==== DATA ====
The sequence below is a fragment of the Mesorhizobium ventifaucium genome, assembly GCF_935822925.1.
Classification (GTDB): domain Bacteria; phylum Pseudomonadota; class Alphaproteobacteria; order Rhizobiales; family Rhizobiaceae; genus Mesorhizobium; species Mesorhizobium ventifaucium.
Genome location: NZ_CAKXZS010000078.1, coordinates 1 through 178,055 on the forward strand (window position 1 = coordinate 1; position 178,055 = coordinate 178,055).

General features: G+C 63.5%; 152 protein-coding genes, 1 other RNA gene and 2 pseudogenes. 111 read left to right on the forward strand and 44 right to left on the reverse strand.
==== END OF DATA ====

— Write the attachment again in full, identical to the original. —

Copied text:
The sequence below is a fragment of the Mesorhizobium ventifaucium genome, assembly GCF_935822925.1.
Classification (GTDB): domain Bacteria; phylum Pseudomonadota; class Alphaproteobacteria; order Rhizobiales; family Rhizobiaceae; genus Mesorhizobium; species Mesorhizobium ventifaucium.
Genome location: NZ_CAKXZS010000078.1, coordinates 1 through 178,055 on the forward strand (window position 1 = coordinate 1; position 178,055 = coordinate 178,055).

General features: G+C 63.5%; 152 protein-coding genes, 1 other RNA gene and 2 pseudogenes. 111 read left to right on the forward strand and 44 right to left on the reverse strand.